SingleStore Managed Service

String Types

Fixed-Length String

There are three fixed-size string types in SingleStore DB. The space consumed is directly proportional to their length definitions. Values of type CHAR require 4 x LENGTH bytes of memory, as SingleStore DB supports the UTF8 character set including the 4-byte character encoding. Values of type BINARY require LENGTH bytes of memory. char(0) not null and binary(0) not null still allocate 1 byte.

Data Type

Size

Size (Not Null)

CHAR(LENGTH)

4*LENGTH + 1 bytes

4*LENGTH bytes

BINARY(LENGTH)

LENGTH + 1 bytes

LENGTH bytes

A column declared as CHAR() stores values as per the defined length. When CHAR values are stored, they are right-padded with spaces to the specified length but when the CHAR values are retrieved, trailing spaces are removed.

CREATE TABLE t1 (c1 CHAR(3));
INSERT INTO t1 VALUES ('  ');
INSERT INTO t1 VALUES ('ab ');
INSERT INTO t1 VALUES ('abcd');
SELECT c1, LENGTH (c1) FROM t1;
****
+------+-------------+
| c1   | LENGTH (c1) |
+------+-------------+
| abc  |           3 |
| ab   |           2 |
|      |           0 |
+------+-------------+

Variable-Length Strings

There are several variable-length string types. The data for these variable types is stored in a memory allocation designed for them, and pointers to its locations in memory are stored in the main table structure. This means that the space consumed by a particular value is the byte length of the string, plus an 8-byte overhead for the pointer, and a 4-byte overhead for storing the length. (There is no additional 4-byte overhead if the field is nullable.) One exception is values less than 7 bytes long. Those small values are stored directly in the pointer area.

The three main types are VARCHAR, VARBINARY, and LONGTEXT. While they all operate similarly for most English-language alphanumeric strings, there are several important differences in their behavior. The length limit of the VARCHAR is measured in Unicode characters, not in bytes. VARBINARY fields store data verbatim, regardless of whether they are valid Unicode strings. Sorting and comparing a VARBINARY uses the exact binary representation.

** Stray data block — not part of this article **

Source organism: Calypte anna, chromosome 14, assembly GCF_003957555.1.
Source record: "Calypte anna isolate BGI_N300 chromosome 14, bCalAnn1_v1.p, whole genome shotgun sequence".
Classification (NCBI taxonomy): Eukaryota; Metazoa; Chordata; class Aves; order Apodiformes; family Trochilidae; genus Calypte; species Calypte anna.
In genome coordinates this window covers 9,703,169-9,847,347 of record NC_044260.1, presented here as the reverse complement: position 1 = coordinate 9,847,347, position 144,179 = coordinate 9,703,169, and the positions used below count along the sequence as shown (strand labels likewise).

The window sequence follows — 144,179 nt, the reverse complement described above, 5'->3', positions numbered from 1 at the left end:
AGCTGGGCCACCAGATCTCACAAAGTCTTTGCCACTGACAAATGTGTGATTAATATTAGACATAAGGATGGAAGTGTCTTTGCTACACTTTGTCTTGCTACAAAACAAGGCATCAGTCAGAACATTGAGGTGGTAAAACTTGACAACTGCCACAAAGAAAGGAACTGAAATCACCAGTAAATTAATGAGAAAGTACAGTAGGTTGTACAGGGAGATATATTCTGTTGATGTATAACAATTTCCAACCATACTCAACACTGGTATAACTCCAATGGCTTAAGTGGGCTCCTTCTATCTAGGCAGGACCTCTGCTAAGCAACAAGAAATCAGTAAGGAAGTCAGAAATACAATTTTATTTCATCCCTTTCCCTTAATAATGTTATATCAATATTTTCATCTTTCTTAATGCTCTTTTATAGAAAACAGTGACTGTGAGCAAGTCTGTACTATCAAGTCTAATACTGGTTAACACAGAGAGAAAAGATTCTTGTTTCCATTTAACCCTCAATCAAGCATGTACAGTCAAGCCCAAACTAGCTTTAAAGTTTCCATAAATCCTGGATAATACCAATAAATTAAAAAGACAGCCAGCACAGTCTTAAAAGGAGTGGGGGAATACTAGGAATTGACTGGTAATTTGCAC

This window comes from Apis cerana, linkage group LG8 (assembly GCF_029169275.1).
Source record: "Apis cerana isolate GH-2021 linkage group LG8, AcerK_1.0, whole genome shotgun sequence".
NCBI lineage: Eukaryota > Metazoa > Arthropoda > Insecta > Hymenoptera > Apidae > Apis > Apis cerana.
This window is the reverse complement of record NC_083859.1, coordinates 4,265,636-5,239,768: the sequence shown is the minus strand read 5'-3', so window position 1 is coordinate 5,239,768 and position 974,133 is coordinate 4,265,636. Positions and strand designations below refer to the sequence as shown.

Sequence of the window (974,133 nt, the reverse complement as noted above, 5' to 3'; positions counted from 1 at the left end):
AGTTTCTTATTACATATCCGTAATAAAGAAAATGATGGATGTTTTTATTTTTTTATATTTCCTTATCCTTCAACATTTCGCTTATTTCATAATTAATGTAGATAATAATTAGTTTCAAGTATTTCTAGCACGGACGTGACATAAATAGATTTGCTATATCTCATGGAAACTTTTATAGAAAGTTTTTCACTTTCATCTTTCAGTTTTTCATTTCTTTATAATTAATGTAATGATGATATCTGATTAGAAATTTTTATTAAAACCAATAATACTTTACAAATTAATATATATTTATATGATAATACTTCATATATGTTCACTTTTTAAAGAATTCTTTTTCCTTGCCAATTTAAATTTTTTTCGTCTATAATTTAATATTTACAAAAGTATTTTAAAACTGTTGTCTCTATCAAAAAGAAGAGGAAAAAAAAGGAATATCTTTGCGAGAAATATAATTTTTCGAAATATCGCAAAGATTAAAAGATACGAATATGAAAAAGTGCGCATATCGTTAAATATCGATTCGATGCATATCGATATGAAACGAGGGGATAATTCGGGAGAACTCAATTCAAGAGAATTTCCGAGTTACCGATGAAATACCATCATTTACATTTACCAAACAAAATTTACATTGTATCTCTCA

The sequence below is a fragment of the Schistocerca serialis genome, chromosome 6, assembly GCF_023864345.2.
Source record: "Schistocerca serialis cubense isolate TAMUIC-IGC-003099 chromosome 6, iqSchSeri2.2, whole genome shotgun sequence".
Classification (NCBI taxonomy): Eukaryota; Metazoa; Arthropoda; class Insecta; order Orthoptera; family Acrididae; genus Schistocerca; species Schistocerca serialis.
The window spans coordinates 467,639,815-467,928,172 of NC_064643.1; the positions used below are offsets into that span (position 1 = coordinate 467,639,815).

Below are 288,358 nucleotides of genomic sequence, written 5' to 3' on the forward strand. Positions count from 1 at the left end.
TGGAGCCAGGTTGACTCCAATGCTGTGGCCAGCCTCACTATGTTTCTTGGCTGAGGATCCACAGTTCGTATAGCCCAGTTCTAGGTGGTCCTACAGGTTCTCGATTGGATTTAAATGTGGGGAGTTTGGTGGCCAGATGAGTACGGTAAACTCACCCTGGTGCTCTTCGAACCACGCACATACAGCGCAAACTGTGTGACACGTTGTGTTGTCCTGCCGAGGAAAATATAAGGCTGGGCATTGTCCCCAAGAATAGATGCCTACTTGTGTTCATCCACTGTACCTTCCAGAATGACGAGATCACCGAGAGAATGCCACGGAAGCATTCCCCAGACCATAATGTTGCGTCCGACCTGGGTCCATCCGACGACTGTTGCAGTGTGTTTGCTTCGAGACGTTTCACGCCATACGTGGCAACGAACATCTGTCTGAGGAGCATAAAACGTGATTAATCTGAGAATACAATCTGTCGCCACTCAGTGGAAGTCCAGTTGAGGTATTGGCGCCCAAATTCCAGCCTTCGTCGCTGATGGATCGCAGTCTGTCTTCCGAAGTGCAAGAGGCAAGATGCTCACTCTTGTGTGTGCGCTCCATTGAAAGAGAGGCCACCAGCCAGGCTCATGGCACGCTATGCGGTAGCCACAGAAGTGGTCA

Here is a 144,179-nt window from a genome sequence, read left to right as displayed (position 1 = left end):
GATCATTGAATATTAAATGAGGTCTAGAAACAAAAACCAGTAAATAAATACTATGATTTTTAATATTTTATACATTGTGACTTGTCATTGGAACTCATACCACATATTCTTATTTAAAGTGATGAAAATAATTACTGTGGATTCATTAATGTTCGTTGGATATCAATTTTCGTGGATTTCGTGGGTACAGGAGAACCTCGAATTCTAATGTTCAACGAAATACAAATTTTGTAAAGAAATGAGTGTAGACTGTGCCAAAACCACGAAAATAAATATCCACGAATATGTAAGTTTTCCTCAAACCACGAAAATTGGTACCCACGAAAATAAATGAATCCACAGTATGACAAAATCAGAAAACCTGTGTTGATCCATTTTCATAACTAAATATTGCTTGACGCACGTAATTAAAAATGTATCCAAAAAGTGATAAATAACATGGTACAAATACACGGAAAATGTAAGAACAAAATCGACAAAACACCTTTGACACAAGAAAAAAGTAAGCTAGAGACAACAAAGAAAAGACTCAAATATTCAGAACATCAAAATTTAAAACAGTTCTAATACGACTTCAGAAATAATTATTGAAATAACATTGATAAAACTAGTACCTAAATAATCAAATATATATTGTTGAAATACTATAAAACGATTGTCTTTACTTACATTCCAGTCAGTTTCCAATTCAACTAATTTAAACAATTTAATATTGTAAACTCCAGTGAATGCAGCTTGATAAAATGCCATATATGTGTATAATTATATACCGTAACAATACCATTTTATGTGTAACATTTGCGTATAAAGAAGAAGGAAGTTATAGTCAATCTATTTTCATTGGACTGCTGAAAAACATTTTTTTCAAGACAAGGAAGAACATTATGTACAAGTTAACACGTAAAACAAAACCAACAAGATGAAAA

To reduce fragmentation, allocations for variable sized data use sizes from a fixed list in multiples of eight (16, 32, 40, etc.). Variable data of other lengths is rounded up to the next nearest, so a ten (10) byte string would allocate sixteen (16) bytes.

Data Type

Max Length

VARCHAR

21,845 characters

VARBINARY

system RAM

LONGTEXT

4 GB

Notice

There are several variants of the BLOB and TEXT types, listed below. Aside from their maximum lengths, there is no practical difference between these types in SingleStore DB, including performance or memory efficiency. They are implemented solely for backwards compatibility with MySQL syntax.

Name

Max Length

Description

LONGBLOB

4 GB

VARBINARY

MEDIUMBLOB

16 MB

VARBINARY

BLOB

65,535 bytes

VARBINARY

TINYBLOB

255 bytes

VARBINARY

MEDIUMTEXT

16 MB

LONGTEXT

TEXT

65,535 bytes

LONGTEXT

TINYTEXT

255 bytes

LONGTEXT

Comparison operators treat trailing spaces differently when used with variable length TEXT type columns such as VARCHAR(), TEXT(), MEDIUMTEXT(), and TINYTEXT(). This behavior does not apply to BLOB type columns. Comparison operators ignore the trailing spaces at the end of the string being compared, except for the LIKE operator. The LIKE operator does not ignore the trailing spaces and considers them while comparing the strings.

The following example demonstrates how comparison operators treat trailing spaces for a VARCHAR() column. Consider a table Employee as follows:

DESCRIBE Employee;
****
+----------+-------------+------+------+---------+-------+
| Field    | Type        | Null | Key  | Default | Extra |
+----------+-------------+------+------+---------+-------+
| Location | varchar(10) | YES  |      | NULL    |       |
+----------+-------------+------+------+---------+-------+

Insert a few values in the Location column, with and without trailing spaces:

INSERT INTO Employee VALUES ('BERLIN '),('BERLIN  '),('BERLIN'),('BERLIN ');

SELECT LENGTH(Location),CONCAT('[', Location, ']') FROM Employee;
****
+------------------+----------------------------+
| LENGTH(Location) | CONCAT('[', Location, ']') |
+------------------+----------------------------+
|                6 | [Berlin]                   |
|                8 | [Berlin  ]                 |
|                7 | [Berlin ]                  |
|                7 | [Berlin ]                  |
+------------------+----------------------------+

The following SELECT statements ignore the trailing spaces and return the same output:

SELECT LENGTH(Location),CONCAT('[', Location, ']') FROM Employee WHERE Location = 'Berlin ';
SELECT LENGTH(Location),CONCAT('[', Location, ']') FROM Employee WHERE Location = 'Berlin';
SELECT LENGTH(Location),CONCAT('[', Location, ']') FROM Employee WHERE Location = 'Berlin  ';
****
+------------------+----------------------------+
| LENGTH(Location) | CONCAT('[', Location, ']') |
+------------------+----------------------------+
|                6 | [Berlin]                   |
|                8 | [Berlin  ]                 |
|                7 | [Berlin ]                  |
|                7 | [Berlin ]                  |
+------------------+----------------------------+

An exception is the LIKE comparison operator, where trailing spaces are significant while comparison.

SELECT LENGTH(Location), CONCAT('[', Location, ']') FROM Employee WHERE Location LIKE 'Berlin';
****
+------------------+----------------------------+
| LENGTH(Location) | CONCAT('[', Location, ']') |
+------------------+----------------------------+
|                6 | [Berlin]                   |
+------------------+----------------------------+